The View from a Drawbridge

The random musings of a bridgetender with entirely too much time on her hands.

I really want to try to avoid getting political on this blog. I really do. I would like to demonstrate that there are many things we can all talk about without arguing or debating. But walking up to work today, I swear to God, I thought my head was going to explode. One coworker was convinced we were all going to be in the midst of a civil war tomorrow. Another was lamenting the funding of libraries. Not the LACK of funding. The funding. He feels that there’s no more need for libraries, now that we have the internet. A third thought all senior citizens were going to be put in concentration camps. I wanted to say, “If we can’t afford libraries, how will we afford all these concentration camps? And where are all the family members who would allow granny to be trundled off like this? Sitting in the libraries, or off to civil war?” But I bit my tongue.


I bite my tongue a lot lately. There’s no sense in arguing with these people, because they have one thing in common. Anti-intellectualism. They think the intellectuals are the source of all our ills, and that people with college degrees can’t be trusted. As if knowledge and learning in general are sources of evil. It’s impossible to have an intelligent conversation with someone who thinks intelligence is a problem.

Excuse me, but isn’t that what groups like the Taliban condone? They won’t even allow girls to go to school. Isn’t ignorance what we’re trying to get AWAY from? Lack of education and training is one of the very things that keeps third world countries in the third world. Is that really what we want to emulate?

My mother is probably spinning in her grave. As a first generation American, she prized learning above all else. Without an education, how are you supposed to lift yourself up out of poverty? She was preaching college to me from the age of six. It never occurred to me not to go. Many people come to this country so that their children will have a better life, so they can go to school, so they can do better than their parents did. People die every day trying to get to this country for those very reasons.

And yet there is an ever increasing number of people in this country who are holding up ignorance as if it were a goal to be strived for. If that’s the case, I weep for the future.

The most depressing thing about this particular blog entry is that I have no solutions. I wish I did. And I suspect that people who take the time to read blogs are most likely not the people that need to be convinced. But who knows. Even a blind pig finds an acorn every now and then. So I will leave you with this definition, for those who have never looked at a dictionary, courtesy of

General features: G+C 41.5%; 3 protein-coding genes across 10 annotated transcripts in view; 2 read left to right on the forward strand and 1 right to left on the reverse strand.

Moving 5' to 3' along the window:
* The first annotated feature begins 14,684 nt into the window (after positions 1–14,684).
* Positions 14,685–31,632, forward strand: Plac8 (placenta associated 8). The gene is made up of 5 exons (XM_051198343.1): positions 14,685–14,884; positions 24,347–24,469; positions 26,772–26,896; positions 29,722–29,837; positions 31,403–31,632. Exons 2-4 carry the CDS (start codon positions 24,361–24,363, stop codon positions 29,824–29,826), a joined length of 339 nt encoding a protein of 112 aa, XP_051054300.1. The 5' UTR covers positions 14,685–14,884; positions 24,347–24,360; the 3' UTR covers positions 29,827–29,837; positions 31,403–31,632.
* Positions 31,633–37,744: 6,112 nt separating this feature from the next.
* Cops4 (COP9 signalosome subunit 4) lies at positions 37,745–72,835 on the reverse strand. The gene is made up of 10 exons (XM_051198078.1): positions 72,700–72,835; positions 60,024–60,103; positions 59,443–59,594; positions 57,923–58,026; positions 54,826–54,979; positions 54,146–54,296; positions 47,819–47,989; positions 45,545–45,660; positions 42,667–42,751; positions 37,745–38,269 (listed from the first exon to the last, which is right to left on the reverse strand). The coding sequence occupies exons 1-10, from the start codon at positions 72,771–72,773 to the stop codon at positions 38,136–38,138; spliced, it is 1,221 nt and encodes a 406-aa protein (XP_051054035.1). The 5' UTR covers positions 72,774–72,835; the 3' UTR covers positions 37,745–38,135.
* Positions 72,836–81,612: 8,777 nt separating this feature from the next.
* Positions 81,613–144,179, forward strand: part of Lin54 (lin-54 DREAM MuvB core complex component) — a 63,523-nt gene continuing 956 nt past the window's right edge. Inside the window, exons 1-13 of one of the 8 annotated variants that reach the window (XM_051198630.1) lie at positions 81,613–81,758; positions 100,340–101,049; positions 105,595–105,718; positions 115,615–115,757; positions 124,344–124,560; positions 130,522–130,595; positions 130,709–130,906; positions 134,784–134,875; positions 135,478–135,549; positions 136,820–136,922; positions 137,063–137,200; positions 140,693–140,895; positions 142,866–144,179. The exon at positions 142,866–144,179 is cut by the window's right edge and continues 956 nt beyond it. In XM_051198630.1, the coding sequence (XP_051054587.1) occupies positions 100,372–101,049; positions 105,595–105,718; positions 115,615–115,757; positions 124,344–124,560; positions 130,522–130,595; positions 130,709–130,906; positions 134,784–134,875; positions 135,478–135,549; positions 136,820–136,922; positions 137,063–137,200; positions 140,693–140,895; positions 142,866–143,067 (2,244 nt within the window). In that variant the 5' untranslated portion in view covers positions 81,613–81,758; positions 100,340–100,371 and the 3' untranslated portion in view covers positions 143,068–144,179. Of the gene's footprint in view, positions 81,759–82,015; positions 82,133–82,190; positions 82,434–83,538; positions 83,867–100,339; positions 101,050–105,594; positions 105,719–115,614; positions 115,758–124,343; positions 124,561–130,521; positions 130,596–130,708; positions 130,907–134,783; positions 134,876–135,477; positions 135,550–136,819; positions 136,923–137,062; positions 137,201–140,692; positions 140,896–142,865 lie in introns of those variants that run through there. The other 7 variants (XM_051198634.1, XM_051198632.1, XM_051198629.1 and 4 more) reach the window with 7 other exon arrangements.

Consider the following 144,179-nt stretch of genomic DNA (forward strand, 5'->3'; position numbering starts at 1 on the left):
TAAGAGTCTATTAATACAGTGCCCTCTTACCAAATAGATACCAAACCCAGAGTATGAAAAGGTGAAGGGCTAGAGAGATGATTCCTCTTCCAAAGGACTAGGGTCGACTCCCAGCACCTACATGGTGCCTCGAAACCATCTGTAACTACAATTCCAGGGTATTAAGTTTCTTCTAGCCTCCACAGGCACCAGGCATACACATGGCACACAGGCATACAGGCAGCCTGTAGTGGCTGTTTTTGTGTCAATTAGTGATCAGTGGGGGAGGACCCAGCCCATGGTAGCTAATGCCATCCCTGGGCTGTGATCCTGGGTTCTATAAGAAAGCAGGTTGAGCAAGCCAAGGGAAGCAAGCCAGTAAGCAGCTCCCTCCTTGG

[in-tl-ek-choo-uh l] adjective

1. appealing to or engaging the intellect: intellectual pursuits.

2. of or pertaining to the intellect or its use: intellectual powers.

3. possessing or showing intellect or mental capacity, especially to a high degree: an intellectual person.

4. guided or developed by or relying on the intellect rather than upon emotions or feelings; rational.

5. characterized by or suggesting a predominance of intellect: an intellectual way of speaking.

7 thoughts on “When Did “Intellectual” Become a Dirty Word?

  1. I think it became a dirty word when Bush… the second one… was president. During the first Obama run for the office, the Republicans began saying he was an ‘intellectual’ like it was a bad word. Which is funny when you recall they were running Sara Palin, the lady who could see Russia from her house in Alaska… not even on the coast of Alaska, mind you. And she couldn’t think of one thing she had ever read.

    1. I suppose when a guy like Bush gets “elected”, TWICE, you have to wonder about the nation’s intelligence level.

      1. You said it, I didn’t, but yeah, you do.

  2. Kind of reminds one of the doublespeak in the book 1984.

  3. Oscar says:

    This is something I’ve seen this year in Colombia. I guess we’ve been in this state forever, but only just now have I realised it. Corrupt politicians won the election once again because they excel at manipulating all the uneducated people. This is vicious cycle to which I see no end. They are in power because people are stupid, and people are stupid and manipulable because the governement have kept us that way for centuries.

    1. That’s exactly it, Oscar. Thank you for reminding me that this isn’t only happening in the United States. But on second thought, that’s not exactly a comfort to either of us. Best wishes to you all, and continue to vote, for all the good it does us.

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